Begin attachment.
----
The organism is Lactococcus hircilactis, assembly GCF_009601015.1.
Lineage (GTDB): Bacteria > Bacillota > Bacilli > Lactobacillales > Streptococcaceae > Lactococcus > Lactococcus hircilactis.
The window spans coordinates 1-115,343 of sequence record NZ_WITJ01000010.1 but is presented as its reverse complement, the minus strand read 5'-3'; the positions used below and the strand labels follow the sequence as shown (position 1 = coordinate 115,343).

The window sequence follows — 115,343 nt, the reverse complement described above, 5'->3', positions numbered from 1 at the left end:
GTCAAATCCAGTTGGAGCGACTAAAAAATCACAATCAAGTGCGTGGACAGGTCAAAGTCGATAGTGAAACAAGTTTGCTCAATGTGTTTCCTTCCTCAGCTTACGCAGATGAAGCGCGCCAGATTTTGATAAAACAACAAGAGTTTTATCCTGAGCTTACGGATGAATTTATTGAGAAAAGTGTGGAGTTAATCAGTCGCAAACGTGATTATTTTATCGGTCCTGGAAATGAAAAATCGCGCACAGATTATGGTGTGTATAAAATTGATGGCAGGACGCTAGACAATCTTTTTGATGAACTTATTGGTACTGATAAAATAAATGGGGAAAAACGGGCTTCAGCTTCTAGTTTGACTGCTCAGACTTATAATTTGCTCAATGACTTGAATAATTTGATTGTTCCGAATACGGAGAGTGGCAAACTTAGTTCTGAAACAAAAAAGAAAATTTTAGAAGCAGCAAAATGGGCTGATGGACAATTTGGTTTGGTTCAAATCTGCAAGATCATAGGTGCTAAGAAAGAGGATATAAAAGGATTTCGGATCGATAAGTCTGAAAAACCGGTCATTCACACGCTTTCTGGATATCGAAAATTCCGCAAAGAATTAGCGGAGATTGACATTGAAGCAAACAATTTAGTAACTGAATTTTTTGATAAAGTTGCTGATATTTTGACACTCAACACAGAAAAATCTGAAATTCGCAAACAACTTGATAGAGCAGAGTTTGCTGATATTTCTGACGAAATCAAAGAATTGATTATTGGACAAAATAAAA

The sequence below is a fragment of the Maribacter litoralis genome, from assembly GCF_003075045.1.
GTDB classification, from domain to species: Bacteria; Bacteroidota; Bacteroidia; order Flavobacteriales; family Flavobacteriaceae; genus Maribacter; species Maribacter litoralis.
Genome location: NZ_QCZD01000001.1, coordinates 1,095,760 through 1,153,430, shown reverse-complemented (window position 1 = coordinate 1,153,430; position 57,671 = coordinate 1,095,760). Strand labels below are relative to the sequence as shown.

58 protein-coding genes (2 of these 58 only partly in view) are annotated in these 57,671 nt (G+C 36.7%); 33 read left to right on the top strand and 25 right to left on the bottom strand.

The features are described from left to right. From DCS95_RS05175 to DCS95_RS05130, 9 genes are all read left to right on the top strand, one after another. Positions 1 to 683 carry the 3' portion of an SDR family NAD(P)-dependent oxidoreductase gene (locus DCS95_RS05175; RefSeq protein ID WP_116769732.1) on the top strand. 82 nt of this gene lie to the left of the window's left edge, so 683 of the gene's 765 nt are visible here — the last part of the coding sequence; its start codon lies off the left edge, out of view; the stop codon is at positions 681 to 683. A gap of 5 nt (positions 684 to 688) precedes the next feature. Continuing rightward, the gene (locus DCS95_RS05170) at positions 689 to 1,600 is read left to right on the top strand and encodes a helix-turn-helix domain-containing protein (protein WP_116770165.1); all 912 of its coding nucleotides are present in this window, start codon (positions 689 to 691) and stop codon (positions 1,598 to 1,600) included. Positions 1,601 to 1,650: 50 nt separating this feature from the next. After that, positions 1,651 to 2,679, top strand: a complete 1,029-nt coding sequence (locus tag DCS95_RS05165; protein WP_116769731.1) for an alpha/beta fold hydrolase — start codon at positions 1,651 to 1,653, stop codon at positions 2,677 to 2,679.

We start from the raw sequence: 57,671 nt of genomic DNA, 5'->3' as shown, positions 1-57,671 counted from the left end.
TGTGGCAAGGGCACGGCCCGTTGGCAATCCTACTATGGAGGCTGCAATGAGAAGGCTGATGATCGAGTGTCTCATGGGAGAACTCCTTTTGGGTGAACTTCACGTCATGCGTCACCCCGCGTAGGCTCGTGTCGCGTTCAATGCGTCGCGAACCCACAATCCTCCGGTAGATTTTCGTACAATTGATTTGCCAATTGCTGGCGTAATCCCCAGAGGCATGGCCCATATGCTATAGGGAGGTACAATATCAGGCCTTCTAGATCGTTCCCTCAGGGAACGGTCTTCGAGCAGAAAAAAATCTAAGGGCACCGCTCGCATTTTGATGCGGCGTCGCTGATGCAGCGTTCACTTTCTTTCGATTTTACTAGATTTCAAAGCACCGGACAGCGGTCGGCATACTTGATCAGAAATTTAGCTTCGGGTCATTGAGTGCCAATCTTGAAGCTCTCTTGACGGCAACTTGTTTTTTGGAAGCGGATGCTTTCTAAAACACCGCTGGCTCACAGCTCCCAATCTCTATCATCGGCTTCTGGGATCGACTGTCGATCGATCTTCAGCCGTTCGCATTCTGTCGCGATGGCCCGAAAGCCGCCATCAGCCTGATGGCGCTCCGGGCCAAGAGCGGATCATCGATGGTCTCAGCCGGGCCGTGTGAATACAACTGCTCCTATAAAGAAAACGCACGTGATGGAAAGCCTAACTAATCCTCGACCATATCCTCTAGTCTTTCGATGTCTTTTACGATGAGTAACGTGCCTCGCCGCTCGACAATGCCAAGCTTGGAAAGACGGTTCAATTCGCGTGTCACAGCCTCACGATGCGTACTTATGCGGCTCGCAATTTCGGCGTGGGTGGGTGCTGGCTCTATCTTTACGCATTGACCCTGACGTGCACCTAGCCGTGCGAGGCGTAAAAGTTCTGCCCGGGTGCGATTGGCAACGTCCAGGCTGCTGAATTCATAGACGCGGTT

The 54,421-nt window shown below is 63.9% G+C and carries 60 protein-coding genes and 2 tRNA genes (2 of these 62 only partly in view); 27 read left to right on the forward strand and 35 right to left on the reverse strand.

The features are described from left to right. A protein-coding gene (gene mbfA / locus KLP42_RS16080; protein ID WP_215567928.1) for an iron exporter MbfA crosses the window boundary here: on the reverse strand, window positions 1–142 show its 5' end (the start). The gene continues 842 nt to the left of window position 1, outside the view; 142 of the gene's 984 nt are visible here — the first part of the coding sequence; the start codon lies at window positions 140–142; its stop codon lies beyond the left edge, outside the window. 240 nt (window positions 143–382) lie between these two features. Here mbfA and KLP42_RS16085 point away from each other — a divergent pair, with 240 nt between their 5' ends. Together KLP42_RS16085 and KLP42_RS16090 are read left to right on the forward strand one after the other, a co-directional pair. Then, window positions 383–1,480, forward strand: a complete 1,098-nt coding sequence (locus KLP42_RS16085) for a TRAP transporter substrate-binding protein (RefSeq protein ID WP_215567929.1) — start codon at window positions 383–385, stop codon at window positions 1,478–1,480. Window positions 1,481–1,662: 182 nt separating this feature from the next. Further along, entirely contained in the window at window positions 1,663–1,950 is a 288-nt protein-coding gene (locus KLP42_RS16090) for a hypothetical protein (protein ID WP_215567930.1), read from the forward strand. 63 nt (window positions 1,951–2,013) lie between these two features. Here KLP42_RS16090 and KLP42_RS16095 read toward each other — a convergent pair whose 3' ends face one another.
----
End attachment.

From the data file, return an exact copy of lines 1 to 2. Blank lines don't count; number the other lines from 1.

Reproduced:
The organism is Lactococcus hircilactis, assembly GCF_009601015.1.
Lineage (GTDB): Bacteria > Bacillota > Bacilli > Lactobacillales > Streptococcaceae > Lactococcus > Lactococcus hircilactis.